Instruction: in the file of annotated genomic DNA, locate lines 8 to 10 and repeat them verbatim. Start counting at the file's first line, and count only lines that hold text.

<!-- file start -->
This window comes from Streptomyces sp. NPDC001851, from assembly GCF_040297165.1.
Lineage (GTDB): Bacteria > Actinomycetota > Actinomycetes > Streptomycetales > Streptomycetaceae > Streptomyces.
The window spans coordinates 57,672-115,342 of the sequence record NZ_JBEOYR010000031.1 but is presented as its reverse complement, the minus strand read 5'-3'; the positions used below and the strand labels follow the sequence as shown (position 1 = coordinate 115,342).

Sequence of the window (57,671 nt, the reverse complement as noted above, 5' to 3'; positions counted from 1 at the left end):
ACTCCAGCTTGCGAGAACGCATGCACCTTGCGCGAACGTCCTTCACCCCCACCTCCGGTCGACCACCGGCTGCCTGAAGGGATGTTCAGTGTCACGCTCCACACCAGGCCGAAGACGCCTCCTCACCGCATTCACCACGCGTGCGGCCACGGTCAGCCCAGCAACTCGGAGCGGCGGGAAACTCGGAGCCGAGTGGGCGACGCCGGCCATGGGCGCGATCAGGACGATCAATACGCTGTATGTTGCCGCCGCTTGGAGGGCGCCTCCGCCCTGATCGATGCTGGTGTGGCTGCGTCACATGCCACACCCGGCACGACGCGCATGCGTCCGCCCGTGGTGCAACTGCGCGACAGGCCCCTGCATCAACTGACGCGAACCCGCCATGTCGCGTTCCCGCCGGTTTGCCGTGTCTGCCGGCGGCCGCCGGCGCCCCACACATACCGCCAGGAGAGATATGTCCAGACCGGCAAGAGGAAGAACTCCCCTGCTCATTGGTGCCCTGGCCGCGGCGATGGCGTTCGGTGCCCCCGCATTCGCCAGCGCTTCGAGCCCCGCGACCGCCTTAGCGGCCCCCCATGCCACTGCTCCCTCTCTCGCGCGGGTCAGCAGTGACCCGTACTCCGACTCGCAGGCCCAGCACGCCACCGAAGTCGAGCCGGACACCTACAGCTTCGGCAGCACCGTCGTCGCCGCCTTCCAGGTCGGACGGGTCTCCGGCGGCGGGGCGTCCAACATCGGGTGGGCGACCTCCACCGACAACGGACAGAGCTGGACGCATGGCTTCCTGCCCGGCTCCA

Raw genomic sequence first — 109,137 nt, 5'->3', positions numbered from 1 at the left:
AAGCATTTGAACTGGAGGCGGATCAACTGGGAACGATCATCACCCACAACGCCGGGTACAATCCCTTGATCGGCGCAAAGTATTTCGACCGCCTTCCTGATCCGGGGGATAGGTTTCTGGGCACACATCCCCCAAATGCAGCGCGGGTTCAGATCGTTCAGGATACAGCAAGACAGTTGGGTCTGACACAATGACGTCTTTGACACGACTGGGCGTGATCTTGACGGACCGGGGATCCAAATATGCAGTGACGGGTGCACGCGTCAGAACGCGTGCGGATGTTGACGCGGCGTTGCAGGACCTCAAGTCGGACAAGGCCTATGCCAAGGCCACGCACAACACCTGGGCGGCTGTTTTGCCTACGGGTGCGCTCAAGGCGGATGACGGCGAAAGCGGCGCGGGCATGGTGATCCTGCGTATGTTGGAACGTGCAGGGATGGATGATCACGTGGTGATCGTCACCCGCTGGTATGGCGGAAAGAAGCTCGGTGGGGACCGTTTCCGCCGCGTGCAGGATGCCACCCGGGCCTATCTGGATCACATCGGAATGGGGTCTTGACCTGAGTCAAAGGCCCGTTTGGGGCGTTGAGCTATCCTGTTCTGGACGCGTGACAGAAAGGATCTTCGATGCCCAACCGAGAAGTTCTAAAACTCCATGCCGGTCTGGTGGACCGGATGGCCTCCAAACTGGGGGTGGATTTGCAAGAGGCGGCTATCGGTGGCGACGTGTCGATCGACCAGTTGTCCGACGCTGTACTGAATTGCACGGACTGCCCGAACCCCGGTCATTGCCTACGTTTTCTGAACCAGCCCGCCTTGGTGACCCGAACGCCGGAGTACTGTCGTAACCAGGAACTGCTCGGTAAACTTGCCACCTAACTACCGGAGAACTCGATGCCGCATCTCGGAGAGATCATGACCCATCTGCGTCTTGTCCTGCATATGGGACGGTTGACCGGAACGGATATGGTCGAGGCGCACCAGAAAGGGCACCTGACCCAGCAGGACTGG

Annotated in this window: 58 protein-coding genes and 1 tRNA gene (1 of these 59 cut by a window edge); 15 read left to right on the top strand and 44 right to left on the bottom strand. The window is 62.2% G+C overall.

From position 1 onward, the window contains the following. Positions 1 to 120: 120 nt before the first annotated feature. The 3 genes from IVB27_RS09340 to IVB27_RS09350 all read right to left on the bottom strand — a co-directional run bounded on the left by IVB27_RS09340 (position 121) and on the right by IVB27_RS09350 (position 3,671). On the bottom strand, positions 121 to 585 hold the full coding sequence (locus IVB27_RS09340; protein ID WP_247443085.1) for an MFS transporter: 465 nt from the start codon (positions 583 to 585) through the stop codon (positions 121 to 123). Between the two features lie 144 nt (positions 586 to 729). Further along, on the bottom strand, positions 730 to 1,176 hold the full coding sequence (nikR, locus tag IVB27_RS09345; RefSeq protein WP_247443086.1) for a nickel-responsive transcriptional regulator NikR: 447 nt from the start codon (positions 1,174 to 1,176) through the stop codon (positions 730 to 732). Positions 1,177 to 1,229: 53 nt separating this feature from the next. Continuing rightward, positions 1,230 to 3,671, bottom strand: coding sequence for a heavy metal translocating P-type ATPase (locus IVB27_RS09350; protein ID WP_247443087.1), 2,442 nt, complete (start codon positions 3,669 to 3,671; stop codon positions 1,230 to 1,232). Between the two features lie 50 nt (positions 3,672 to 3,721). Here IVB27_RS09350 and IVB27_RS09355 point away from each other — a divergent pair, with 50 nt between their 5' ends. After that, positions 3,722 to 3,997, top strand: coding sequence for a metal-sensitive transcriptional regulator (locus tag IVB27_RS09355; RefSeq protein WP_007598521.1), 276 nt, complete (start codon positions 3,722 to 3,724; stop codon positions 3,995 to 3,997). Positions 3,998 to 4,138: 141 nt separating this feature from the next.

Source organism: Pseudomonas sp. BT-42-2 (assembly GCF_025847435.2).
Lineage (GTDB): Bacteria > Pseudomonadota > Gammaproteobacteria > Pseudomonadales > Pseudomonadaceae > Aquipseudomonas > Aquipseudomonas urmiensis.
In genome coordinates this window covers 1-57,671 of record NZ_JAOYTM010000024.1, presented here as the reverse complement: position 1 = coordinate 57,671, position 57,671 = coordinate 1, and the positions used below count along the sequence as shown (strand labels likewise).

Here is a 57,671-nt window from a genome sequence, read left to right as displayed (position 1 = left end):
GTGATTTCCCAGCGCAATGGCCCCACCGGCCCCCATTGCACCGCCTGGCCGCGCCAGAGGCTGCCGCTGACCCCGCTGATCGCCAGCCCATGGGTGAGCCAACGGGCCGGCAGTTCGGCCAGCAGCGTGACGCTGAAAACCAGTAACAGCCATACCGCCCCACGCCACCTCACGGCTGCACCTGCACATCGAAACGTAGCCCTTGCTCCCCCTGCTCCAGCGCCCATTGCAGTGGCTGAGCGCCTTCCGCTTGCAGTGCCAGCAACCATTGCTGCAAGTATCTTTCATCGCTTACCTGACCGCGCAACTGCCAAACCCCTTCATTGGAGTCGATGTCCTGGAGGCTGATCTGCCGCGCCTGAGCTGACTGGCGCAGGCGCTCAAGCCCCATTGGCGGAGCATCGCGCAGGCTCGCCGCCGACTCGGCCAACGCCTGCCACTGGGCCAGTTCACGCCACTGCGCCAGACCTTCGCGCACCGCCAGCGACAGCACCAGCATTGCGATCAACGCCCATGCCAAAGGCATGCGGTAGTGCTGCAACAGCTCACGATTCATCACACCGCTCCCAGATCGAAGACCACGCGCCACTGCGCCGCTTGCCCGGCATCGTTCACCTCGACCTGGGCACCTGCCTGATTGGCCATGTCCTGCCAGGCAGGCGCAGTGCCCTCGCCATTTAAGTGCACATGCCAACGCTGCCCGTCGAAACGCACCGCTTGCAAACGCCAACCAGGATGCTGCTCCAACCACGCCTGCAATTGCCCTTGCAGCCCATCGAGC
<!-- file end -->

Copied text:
Annotated in this window: 58 protein-coding genes and 1 tRNA gene (1 of these 59 cut by a window edge); 15 read left to right on the top strand and 44 right to left on the bottom strand. The window is 62.2% G+C overall.

From position 1 onward, the window contains the following. Positions 1 to 120: 120 nt before the first annotated feature. The 3 genes from IVB27_RS09340 to IVB27_RS09350 all read right to left on the bottom strand — a co-directional run bounded on the left by IVB27_RS09340 (position 121) and on the right by IVB27_RS09350 (position 3,671). On the bottom strand, positions 121 to 585 hold the full coding sequence (locus IVB27_RS09340; protein ID WP_247443085.1) for an MFS transporter: 465 nt from the start codon (positions 583 to 585) through the stop codon (positions 121 to 123). Between the two features lie 144 nt (positions 586 to 729). Further along, on the bottom strand, positions 730 to 1,176 hold the full coding sequence (nikR, locus tag IVB27_RS09345; RefSeq protein WP_247443086.1) for a nickel-responsive transcriptional regulator NikR: 447 nt from the start codon (positions 1,174 to 1,176) through the stop codon (positions 730 to 732). Positions 1,177 to 1,229: 53 nt separating this feature from the next. Continuing rightward, positions 1,230 to 3,671, bottom strand: coding sequence for a heavy metal translocating P-type ATPase (locus IVB27_RS09350; protein ID WP_247443087.1), 2,442 nt, complete (start codon positions 3,669 to 3,671; stop codon positions 1,230 to 1,232). Between the two features lie 50 nt (positions 3,672 to 3,721). Here IVB27_RS09350 and IVB27_RS09355 point away from each other — a divergent pair, with 50 nt between their 5' ends. After that, positions 3,722 to 3,997, top strand: coding sequence for a metal-sensitive transcriptional regulator (locus tag IVB27_RS09355; RefSeq protein WP_007598521.1), 276 nt, complete (start codon positions 3,722 to 3,724; stop codon positions 3,995 to 3,997). Positions 3,998 to 4,138: 141 nt separating this feature from the next.

Source organism: Pseudomonas sp. BT-42-2 (assembly GCF_025847435.2).